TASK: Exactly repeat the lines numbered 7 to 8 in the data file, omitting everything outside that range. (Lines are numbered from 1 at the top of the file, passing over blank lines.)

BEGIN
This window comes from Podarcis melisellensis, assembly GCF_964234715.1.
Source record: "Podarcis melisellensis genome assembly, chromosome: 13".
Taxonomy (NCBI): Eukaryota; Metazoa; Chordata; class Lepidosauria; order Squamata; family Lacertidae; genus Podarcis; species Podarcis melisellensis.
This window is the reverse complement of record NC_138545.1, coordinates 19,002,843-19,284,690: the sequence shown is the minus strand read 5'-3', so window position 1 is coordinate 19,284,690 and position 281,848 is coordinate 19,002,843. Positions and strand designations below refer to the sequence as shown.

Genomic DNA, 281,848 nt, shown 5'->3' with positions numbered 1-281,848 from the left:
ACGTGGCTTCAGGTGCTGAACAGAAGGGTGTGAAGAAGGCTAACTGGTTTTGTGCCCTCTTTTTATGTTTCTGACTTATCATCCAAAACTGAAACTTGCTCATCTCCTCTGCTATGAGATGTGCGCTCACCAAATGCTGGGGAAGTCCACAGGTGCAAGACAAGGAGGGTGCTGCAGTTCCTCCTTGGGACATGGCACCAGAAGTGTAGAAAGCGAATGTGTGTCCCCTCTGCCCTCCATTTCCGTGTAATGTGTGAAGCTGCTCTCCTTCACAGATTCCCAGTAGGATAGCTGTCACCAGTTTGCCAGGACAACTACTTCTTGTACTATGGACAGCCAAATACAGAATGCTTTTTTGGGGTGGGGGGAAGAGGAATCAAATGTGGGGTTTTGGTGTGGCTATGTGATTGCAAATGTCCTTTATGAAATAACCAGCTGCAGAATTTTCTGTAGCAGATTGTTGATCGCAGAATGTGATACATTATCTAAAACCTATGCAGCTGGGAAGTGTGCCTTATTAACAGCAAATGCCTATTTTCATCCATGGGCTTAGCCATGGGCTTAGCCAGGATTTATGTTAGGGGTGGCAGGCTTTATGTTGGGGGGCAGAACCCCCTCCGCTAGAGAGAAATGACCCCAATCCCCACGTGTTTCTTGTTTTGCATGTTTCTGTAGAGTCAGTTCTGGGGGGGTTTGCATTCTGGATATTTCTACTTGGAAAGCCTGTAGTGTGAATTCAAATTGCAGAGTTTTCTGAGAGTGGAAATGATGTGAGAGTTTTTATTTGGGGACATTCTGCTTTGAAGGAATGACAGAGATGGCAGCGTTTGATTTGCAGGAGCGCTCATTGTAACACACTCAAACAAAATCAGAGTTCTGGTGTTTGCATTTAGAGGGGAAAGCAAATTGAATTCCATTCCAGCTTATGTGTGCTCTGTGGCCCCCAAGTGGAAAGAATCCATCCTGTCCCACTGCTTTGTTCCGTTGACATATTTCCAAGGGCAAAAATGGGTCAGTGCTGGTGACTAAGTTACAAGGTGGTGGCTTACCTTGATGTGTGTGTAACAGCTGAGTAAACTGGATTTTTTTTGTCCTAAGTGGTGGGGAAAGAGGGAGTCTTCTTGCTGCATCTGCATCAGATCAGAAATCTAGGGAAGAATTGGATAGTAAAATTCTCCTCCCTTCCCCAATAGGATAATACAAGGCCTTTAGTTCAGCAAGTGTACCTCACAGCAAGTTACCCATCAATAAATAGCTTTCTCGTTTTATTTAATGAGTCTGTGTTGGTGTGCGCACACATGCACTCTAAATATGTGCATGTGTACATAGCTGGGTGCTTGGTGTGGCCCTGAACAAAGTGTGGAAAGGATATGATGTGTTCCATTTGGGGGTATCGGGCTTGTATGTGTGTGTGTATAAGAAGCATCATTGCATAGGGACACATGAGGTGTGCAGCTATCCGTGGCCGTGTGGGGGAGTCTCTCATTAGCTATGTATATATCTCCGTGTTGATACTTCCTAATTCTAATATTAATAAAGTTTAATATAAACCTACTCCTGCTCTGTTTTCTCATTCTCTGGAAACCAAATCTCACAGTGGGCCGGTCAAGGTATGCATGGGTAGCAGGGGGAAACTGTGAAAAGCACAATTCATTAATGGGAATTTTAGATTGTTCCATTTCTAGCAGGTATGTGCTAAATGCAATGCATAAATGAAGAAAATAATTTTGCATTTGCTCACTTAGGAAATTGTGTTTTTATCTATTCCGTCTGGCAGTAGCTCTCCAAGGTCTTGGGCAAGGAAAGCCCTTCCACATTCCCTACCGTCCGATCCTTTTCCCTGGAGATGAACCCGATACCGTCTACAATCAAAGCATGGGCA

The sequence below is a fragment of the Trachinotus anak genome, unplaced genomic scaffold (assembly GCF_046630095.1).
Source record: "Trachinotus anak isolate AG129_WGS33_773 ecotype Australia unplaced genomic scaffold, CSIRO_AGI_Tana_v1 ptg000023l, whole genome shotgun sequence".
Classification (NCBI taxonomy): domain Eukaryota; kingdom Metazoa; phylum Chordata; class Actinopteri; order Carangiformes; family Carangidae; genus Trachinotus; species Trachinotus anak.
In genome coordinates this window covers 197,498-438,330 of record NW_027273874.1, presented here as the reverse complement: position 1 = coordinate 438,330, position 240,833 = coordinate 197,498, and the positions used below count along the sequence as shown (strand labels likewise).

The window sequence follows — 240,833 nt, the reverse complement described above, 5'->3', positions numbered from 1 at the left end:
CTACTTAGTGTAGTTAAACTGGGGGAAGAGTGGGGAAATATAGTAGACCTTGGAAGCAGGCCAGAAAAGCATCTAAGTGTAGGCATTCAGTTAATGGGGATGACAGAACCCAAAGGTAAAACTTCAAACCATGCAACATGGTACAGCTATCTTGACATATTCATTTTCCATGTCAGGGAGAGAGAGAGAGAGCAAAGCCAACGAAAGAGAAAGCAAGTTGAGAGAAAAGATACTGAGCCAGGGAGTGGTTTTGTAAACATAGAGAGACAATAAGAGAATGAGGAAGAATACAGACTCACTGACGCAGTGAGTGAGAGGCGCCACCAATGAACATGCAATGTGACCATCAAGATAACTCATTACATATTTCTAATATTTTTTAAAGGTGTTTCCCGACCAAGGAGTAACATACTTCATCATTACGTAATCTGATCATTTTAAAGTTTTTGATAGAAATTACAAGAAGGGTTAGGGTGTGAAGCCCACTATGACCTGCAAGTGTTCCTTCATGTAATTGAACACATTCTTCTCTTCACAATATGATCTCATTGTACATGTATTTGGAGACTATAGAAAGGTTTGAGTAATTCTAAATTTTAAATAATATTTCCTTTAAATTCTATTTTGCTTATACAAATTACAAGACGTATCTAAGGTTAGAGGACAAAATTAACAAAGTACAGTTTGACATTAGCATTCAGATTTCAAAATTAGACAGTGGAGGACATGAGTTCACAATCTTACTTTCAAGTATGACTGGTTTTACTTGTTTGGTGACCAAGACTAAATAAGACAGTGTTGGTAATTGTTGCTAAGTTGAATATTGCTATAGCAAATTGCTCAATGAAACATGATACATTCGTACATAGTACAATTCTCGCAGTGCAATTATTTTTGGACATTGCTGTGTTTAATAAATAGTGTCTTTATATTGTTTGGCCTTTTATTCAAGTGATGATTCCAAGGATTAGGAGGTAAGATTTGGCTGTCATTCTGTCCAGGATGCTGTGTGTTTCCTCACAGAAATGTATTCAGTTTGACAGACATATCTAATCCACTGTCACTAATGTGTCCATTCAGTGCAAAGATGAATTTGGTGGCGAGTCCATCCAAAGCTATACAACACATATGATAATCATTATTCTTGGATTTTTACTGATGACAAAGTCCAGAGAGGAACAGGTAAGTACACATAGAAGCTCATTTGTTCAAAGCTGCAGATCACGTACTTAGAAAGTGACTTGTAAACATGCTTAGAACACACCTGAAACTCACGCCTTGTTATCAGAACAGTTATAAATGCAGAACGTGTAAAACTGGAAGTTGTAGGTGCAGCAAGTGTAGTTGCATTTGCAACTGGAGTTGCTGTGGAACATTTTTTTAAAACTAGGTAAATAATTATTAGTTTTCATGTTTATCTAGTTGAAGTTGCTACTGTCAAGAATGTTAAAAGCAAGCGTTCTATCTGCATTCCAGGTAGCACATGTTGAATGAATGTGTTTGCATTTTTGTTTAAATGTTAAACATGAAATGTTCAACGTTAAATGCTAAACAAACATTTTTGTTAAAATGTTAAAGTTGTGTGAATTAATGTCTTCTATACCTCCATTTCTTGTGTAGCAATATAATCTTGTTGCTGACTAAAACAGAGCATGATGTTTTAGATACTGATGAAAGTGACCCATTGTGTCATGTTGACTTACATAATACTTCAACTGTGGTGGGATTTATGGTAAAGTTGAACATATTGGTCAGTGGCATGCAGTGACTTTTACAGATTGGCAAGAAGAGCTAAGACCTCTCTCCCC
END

The sequence below is a fragment of the Trachinotus anak genome, unplaced genomic scaffold (assembly GCF_046630095.1).
Source record: "Trachinotus anak isolate AG129_WGS33_773 ecotype Australia unplaced genomic scaffold, CSIRO_AGI_Tana_v1 ptg000023l, whole genome shotgun sequence".